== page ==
Michigan industry appointments update - 11/13/2006 – NMP Skip to main content

Michigan industry appointments update - 11/13/2006

National Mortgage Professional
Nov 12, 2006

How to get an easy hard equity loanGary Opper, CPA, CFPhard equity loans Hard equity loans aren't as hard as some mortgage brokers think. They are easy. Some mortgage brokers are afraid to do them because they think the loans are different and difficult. They think these loans are tough or that the client would not accept the high interest rate of a hard equity loan. Hard equity loans are quite easy. Lenders do most or all of the processing. Your mortgage company never has to buy back a loan because all of the verifications are done independently by the mortgage lender. There is very little processing; no verification of a mortgage, income, assets or debts; no calculation of the debt ratio and no credit scoring. The credit report is generally not even reviewed by the lender. These loans are for clients who have: - No "stuff" to qualify; - No time; - No credit; - No income; - No assets; - No job; - Low or no credit scores; or - High or no debt ratios What you will need to get a loan There is very little needed in order to close a hard equity loan. The only thing a lender really looks at is one fraction. The numerator is how much the borrower wants, and the denominator is how much the property is worth. If that fraction is 65 percent or less, the loan will generally be granted. Everything else is superfluous; that is, the lender does not care about the borrower's story. The letters that try to explain credit issues are unnecessary. The lender doesn't care why your client is in bankruptcy or foreclosure. Since the lender places so much emphasis on the property, generally, the lender will control the property valuation procedures. The lender will either personally inspect the property or will have an appraiser inspect the property instead. Usually, the mortgage lender will order the real estate appraisal. Of course, you will have to do all of the federal and state disclosures that are required. These disclosures include a proper and accurate good faith estimate, a broker agreement and a Truth in Lending statement. If this is a Home Ownership and Equity Protection Act loan, all of the proper Section 32 disclosures may be required. A payoff statement will be required if the first mortgage is being paid off. A verification of the first mortgage will be required if this is a new second mortgage. Additionally, hazard, flood and windstorm insurance will be required. The lender will also require some type of application - perhaps a Form 1003 (Uniform Residential Loan Application). The application will be skeletal, requiring the name, home address and home phone number of the borrower. Also needed will be the borrower's Social Security number, work phone number and emergency contact phone number. A title policy will be required. The title policy is generally ordered through the lender's attorney or title company. Generally, the lender has a relationship with a closing agent who is familiar with the procedures of closing a hard equity loan fast. Using a lender's closing agent will expedite the closing, since the closing agent will be familiar with the hard equity lender's procedures and policies. Time is of the essence Hard equity lenders close loans in one to three days. If all the documents are available, the loan can close very quickly. Using the lender's vendors, appraiser and closing agent will expedite the closing. Hard equity loans are quick and easy. They are available for clients who have sufficient equity in their properties. If you have a loan that needs to close quickly or that you are having trouble gathering documentation for, suggest a hard equity loan to your borrower as a quick solution to his problem. Gary Opper, CPA, CFP is the president of Approved Financial Corporation and is past president of the Florida Association of Mortgage Brokers Miami Chapter. He may be reached at (954) 384-4557 or e-mail [email protected]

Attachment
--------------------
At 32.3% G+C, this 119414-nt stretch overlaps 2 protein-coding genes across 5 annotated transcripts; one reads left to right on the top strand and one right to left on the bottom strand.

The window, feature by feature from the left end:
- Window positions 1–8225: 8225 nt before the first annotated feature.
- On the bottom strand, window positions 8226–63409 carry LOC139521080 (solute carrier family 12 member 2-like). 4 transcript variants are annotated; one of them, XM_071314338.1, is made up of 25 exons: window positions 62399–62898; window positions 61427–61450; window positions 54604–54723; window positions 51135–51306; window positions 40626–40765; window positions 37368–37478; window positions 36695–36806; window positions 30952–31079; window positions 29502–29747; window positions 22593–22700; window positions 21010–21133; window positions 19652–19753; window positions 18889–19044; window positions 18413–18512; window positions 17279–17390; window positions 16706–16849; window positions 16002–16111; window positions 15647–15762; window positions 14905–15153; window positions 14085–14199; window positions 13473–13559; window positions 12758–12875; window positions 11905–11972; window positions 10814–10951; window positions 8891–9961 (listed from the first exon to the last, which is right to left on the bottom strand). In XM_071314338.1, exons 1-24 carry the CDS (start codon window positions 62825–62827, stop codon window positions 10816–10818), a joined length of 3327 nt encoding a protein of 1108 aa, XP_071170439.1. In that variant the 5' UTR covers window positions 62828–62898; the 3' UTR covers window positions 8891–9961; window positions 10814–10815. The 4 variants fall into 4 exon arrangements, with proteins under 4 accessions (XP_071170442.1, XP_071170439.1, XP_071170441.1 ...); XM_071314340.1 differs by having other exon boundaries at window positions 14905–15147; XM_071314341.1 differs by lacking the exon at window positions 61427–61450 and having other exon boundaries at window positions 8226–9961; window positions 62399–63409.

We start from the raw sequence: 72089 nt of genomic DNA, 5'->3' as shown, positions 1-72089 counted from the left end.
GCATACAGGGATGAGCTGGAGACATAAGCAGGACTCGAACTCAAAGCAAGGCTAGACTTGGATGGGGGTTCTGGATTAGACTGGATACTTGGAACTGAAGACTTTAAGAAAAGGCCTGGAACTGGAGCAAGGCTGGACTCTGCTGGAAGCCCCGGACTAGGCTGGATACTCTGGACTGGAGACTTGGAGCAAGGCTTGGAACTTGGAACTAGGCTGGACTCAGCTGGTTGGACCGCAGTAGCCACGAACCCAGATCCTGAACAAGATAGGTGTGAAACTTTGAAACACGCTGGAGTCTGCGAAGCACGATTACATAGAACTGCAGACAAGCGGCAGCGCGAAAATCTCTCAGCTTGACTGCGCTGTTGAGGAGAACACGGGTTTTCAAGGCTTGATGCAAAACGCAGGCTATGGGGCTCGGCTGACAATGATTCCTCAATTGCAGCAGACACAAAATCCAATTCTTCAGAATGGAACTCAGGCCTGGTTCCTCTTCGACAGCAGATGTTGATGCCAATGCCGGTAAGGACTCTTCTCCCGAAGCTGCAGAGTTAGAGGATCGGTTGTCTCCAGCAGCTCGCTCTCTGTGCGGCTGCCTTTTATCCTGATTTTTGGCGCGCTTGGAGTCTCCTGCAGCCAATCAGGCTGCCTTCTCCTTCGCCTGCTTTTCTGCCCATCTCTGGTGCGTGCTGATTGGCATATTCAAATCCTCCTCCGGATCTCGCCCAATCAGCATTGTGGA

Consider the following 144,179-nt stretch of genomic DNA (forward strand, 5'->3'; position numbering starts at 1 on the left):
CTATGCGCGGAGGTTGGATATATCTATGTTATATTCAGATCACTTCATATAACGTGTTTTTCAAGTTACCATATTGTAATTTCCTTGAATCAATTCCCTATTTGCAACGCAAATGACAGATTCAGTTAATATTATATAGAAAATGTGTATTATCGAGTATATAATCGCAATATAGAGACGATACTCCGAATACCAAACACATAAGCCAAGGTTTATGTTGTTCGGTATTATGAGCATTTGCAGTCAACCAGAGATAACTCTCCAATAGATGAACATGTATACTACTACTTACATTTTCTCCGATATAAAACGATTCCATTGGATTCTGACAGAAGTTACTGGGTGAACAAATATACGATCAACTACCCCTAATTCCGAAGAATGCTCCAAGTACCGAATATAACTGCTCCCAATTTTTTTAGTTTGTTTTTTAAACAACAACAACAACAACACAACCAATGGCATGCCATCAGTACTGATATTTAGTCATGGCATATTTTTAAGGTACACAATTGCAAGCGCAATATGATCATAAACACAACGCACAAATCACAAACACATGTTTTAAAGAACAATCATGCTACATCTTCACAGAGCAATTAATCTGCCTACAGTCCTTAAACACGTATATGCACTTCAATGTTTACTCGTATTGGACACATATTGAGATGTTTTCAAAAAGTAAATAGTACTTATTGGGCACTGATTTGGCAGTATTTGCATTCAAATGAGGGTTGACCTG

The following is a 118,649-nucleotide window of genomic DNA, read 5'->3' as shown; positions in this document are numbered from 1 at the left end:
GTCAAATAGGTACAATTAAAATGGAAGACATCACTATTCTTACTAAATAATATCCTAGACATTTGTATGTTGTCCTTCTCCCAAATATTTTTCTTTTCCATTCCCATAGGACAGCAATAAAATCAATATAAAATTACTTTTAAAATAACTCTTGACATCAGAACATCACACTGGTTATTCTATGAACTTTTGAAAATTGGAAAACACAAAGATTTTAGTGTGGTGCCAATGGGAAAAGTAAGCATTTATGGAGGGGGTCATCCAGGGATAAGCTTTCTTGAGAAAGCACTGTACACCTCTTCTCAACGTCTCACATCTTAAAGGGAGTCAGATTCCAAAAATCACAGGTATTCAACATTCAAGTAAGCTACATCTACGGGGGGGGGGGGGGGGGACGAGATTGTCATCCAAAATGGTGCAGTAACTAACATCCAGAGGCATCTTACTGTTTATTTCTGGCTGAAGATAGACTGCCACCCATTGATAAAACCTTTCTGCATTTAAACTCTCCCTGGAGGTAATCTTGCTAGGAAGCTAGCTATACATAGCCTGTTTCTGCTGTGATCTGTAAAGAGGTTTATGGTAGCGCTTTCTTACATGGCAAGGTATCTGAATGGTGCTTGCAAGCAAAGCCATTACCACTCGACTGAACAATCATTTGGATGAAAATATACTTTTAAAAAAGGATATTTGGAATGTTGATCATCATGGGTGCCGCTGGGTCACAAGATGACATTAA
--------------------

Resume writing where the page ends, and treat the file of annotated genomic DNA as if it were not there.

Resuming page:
Published
Nov 12, 2006
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